OLPC

computerworld: The company manufacturing the One Laptop Per Child notebook played down the impact of component shortages, rebutting local reports that the shortages will affect supplies of the computer when it ships in October.

Browser betrayals

Filed under
Software
Security

Tux Love (PC World): Most people don't realise how their browsers betray them. It's not so bad at home, but in a work context it could cost you your job.

Also: FileZilla 3 brings Windows FTP goodness to Linux

Entire city of Vista users can't access the internet

Filed under
Microsoft

the inquirer: PEOPLE in the city of Lund in Sweden that use the Microsoft Vista OS can't connect to the Internet. The reason is because Lund is a Linux city which has a a Linux server that doesn't like Vista.

Microsoft's ISO manipulation will hurt us all

Filed under
Microsoft

jem report: I've always resisted the urge to blindly bash Microsoft -- indeed it does make a few really nice products, and has had a positive impact on the computing world in some important ways. Today I'm writing about something that all computer users need to be aware of, and Microsoft's at the forefront of the effort that goes against user interests.

Also: Microsoft and Its Rivals Take 'Office' Politics Global
And: When the standards are this low, no one wins

Some howtos:

Filed under
HowTos
  • Linux backups powered by Tar

  • Working with GNOME in Fedora 7
  • How to install/use packages in UBUNTU 7.04 DVD?
  • How to use Squid as an easy web filter
  • Ubuntu: Huawei E220 for the sake of Celcom 3G
  • Software audio mixing in Ubuntu
  • Delve deep into drives

Stable Linux Kernel 2.6.22.6 Released

Filed under
Linux

PCBurn: Greg KH and the -stable team have tagged another release of the 2.6.22 stable kernel. 2.6.22.6 fixes PCI, USB, and TCP bugs which will affect most users along with a handful of more specific issues.

Mandriva Demonstrates KDE/Linux Desktop on the New Intel MID platform

Filed under
MDV

Mandriva PR: Mandriva showcased the first prototype of the Mandriva Linux distribution with KDE running on the new Intel Mobile Internet Device (MID) platform at the aKademy 2007 conference.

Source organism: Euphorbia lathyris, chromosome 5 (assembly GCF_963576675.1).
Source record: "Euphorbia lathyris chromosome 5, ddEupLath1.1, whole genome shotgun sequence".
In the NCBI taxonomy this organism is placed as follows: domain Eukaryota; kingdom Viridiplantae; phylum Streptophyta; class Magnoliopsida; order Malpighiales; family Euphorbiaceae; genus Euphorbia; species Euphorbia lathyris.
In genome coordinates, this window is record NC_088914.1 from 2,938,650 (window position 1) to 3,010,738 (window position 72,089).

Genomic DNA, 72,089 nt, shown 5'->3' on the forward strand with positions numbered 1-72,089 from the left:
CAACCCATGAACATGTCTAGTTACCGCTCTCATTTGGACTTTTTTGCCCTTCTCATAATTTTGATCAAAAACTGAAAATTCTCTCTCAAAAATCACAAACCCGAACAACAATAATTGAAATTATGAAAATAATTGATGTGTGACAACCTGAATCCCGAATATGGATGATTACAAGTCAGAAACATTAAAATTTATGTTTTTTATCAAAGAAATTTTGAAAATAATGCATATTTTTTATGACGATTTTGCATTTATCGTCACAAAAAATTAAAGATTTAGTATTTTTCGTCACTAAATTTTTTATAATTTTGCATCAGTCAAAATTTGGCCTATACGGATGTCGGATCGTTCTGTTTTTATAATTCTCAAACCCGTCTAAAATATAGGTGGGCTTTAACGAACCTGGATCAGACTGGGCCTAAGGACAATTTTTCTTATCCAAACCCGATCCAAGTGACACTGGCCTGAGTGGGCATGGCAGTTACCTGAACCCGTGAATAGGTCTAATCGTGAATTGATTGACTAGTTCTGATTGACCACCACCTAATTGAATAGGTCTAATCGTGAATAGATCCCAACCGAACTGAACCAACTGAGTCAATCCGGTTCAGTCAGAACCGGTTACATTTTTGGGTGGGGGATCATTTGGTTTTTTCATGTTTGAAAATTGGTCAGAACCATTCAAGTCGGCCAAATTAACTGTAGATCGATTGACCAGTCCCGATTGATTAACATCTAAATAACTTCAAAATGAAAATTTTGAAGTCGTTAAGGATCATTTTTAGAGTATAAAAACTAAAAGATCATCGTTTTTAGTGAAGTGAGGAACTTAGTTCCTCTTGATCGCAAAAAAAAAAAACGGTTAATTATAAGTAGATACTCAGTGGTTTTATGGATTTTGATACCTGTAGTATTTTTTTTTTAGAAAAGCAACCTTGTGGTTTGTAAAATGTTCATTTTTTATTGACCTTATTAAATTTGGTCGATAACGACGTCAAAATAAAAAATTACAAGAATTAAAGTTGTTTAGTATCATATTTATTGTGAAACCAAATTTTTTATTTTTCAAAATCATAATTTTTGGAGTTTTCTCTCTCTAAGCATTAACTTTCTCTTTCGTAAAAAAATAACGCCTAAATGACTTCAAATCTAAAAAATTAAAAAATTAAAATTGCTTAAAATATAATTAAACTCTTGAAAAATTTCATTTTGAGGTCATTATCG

Ubuntu Release Parties

Filed under
Ubuntu

JonoBacon: Well folks, we are getting closer and closer to the release of Ubuntu 7.10, the Gutsy Gibbon, and it is going to rock like a good ‘un when it comes out. Now, I need to draw your attention to something that is always important.

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More in Tux Machines

Today in Techrights

Leftovers: OSS

  • Are Low-Code Platforms a Good Fit for Feds?
    Open-source code platforms — in part, because they’re often free — have long been a popular choice for digital service creation and maintenance. In recent years, however, some agencies have turned to low-code solutions for intuitive visual features such as drag-and-drop design functionality. As Forrester Research notes, low-code platforms are "application platforms that accelerate app delivery by dramatically reducing the amount of hand-coding required."
  • Crunchy Data Brings Enterprise Open Source POSTGRESQL To U.S. Government With New DISA Security Technical Implementation Guide
    Crunchy Data — a leading provider of trusted open source PostgreSQL and enterprise PostgreSQL technology, support and training — is pleased to announce the publication of a PostgreSQL Security Technical Implementation Guide (STIG) by the U.S. Department of Defense (DoD), making PostgreSQL the first open source database with a STIG. Crunchy Data collaborated with the Defense Information Systems Agency (DISA) to evaluate open source PostgreSQL against the DoD's security requirements and developed the guide to define how open source PostgreSQL can be deployed and configured to meet security requirements for government systems.
  • Democratizing IoT design with open source development boards and communities
    The Internet of Things (IoT) is at the heart of what the World Economic Forum has identified as the Fourth Industrial Revolution, an economic, technical, and cultural transformation that combines the physical, digital, and biological worlds. It is driven by such technologies as ubiquitous connectivity, big data, analytics and the cloud.

Software and today's howtos

Security and Bugs

  • Security updates for Thursday
  • Devops embraces security measures to build safer software
    Devops isn’t simply transforming how developers and operations work together to deliver better software faster, it is also changing how developers view application security. A recent survey from software automation and security company Sonatype found that devops teams are increasingly adopting security automation to create better and safer software.
  • This Xfce Bug Is Wrecking Users’ Monitors
    The Xfce desktop environment for Linux may be fast and flexible — but it’s currently affected by a very serious flaw. Users of this lightweight alternative to GNOME and KDE have reported that the choice of default wallpaper in Xfce is causing damaging to laptop displays and LCD monitors. And there’s damning photographic evidence to back the claims up.